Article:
International Institute of Restorative Practices

The International Institute for Restorative Practices is dedicated to the advanced education of professionals at the graduate level and to the conduct of research that can develop the growing field of restorative practices, with the goal of positively influencing human behaviour and strengthening civil society throughout the world. The site includes an online searchable database of articles and conference papers on restorative practices. There is also access to a network of professionals interested in restorative practices via an e-forum. To find out more, visit <>.

Schools in Action

An inner city primary school included the use of restorative practices as part of a wider strategy to improve cooperation and participation among students, teachers, parents and the community.

Developing restorative practices in schools: Flavour of the month or saviour of the system?(2003). Wendy Drewery & John Winslade. School of Education, University of Waikato, New Zealand.

This paper reports on two projects on restorative conferencing in schools undertaken by a team at the University of Waikato for the Ministry of Education, under the rubric of the Suspension Reduction Initiative. The projects included developing and trialling processes for suspension hearings using restorative conferencing and principles from restorative justice. Objectives of both projects were related to the desire to reduce numbers of suspensions and exclusions, particularly of Maori children. This paper reports on these two projects, and reflects on some of the questions they raised. The report is available at <>.

Family & community group conferencing resources

Family group conferencing in Australia 15 years on (Child Abuse Prevention Issues No. 27). (2008). Nathan Harris. Melbourne: National Child Protection Clearinghouse, Australian Insitutue of Family Studies.

This paper examines the degree of implementation and use of conferencing in Australian states and territories in the area of child protection. The paper is available at <>.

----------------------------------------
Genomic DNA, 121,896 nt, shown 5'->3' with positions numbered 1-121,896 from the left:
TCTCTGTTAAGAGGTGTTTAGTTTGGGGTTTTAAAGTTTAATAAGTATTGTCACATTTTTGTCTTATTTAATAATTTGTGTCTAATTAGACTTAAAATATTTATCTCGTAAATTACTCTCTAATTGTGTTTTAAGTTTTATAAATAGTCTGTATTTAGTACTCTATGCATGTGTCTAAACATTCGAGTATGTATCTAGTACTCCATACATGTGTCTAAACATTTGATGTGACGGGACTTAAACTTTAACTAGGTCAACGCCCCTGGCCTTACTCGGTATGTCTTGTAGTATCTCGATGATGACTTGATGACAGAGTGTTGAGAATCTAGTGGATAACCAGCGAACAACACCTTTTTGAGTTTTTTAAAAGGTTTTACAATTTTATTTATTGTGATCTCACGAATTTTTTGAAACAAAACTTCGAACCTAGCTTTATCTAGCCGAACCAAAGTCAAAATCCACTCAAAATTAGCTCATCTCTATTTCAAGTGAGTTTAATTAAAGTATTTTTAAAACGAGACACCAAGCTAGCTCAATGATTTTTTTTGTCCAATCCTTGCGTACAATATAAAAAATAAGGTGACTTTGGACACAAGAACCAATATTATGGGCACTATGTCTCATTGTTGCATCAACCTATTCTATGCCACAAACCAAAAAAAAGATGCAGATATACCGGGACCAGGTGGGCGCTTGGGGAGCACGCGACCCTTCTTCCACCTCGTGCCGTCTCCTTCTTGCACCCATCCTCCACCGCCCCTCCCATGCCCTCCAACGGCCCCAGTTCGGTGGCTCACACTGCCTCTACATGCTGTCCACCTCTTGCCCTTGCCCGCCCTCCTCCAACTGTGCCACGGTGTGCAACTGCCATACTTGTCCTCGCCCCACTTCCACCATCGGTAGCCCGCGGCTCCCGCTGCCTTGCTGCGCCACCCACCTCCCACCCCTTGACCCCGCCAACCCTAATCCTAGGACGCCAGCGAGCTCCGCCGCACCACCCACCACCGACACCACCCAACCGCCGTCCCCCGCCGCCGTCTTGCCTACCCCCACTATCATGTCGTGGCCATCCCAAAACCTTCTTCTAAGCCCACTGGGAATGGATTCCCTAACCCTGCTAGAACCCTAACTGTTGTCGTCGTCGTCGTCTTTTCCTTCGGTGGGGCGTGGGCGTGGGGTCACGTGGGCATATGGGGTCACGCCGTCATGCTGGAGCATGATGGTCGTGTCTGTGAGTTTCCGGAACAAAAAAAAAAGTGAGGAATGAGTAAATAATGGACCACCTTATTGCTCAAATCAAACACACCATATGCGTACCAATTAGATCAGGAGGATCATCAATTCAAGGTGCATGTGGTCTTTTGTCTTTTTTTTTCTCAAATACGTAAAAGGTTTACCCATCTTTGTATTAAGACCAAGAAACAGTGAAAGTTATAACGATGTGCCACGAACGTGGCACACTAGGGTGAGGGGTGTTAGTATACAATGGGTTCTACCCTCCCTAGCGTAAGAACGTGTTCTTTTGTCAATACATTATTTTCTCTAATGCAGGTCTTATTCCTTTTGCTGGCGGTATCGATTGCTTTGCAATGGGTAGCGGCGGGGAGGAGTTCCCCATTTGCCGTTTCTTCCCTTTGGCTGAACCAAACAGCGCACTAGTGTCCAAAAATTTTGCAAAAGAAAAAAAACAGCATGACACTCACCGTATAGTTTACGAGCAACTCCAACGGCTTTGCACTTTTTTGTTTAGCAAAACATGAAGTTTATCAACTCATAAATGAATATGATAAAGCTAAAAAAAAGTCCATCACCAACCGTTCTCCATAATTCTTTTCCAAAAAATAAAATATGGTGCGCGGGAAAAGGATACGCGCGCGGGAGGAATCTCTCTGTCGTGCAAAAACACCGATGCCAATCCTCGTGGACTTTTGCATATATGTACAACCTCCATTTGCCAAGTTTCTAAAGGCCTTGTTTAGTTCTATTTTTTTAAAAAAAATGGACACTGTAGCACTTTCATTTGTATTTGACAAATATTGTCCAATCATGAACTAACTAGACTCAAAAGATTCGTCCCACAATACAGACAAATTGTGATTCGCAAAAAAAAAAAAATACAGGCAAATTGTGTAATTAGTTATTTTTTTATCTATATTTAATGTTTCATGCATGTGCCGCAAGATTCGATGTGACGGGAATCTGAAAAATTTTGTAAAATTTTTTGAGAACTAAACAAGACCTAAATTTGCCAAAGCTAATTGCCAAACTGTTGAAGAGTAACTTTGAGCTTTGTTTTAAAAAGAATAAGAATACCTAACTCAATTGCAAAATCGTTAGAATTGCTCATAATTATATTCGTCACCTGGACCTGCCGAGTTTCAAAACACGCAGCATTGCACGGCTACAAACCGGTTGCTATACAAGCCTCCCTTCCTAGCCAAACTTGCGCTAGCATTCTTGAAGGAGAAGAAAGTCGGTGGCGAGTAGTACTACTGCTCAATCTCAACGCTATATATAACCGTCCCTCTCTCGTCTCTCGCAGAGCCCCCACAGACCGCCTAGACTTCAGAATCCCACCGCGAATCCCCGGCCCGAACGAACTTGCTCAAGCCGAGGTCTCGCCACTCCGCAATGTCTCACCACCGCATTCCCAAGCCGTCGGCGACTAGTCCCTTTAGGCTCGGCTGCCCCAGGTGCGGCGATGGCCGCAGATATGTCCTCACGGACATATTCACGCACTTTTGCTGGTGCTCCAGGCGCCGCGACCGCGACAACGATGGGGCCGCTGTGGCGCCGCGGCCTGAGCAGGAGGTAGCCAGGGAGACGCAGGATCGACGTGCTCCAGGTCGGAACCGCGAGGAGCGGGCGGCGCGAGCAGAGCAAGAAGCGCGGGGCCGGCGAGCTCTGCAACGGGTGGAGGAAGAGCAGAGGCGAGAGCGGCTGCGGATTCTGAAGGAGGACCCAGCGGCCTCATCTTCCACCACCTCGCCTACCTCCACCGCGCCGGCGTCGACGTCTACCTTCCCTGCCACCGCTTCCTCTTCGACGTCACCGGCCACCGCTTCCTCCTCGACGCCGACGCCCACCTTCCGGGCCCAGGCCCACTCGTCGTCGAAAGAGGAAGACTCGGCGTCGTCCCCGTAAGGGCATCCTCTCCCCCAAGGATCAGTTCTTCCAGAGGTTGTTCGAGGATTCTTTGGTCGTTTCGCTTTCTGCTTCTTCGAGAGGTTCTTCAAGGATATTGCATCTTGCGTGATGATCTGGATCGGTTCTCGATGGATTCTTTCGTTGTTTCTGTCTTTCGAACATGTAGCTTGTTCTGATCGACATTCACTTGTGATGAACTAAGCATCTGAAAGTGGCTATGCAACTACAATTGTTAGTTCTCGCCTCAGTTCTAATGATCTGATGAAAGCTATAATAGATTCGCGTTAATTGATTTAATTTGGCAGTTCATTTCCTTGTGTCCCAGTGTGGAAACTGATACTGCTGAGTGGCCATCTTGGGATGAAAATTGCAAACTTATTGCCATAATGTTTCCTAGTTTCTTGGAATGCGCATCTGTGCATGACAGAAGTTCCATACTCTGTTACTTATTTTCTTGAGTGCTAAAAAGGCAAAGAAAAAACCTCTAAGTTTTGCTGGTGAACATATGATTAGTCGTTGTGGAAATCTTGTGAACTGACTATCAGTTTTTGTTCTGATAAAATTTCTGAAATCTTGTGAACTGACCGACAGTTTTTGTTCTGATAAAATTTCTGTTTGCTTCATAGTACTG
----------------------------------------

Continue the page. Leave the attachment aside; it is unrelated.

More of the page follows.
The ACT Department of Disability, Housing and Community Services Family Engagement Unit provides information on family group conferencing, standards for their conduct, and a literature review. These resources can be found at <>.

Robyn Parker is a Senior Research Officer with the Australian Family Relationships Clearinghouse.

Program spotlight

Positive Parenting Telephone Service

Robyn Parker

Access to parent education can be problematic for families living outside of metropolitan or regional cities, and some parents may prefer or be better suited to a one-on-one rather than a group format. The Positive Parenting Telephone Service, an adaptation of the Triple P Program14 provided by Gateway Community Health,15 offers an effective and accessible alternative. Robyn Parker talked to the managers of the service.

The Positive Parenting Telephone Service (PPTS) program16 provides clients who are unable or reluctant to participate in on-site group parenting education with access to an established, evidence-based parenting program. The program is underpinned by a comprehensive kit and one-on-one support from a parent educator. While there is a charge of $30 to cover materials and postage17 the weekly telephone calls (via which the service is provided) are made to a freecall number, allowing families from anywhere in the Hume region, whether in small rural towns or larger regional towns, to access the service.

The program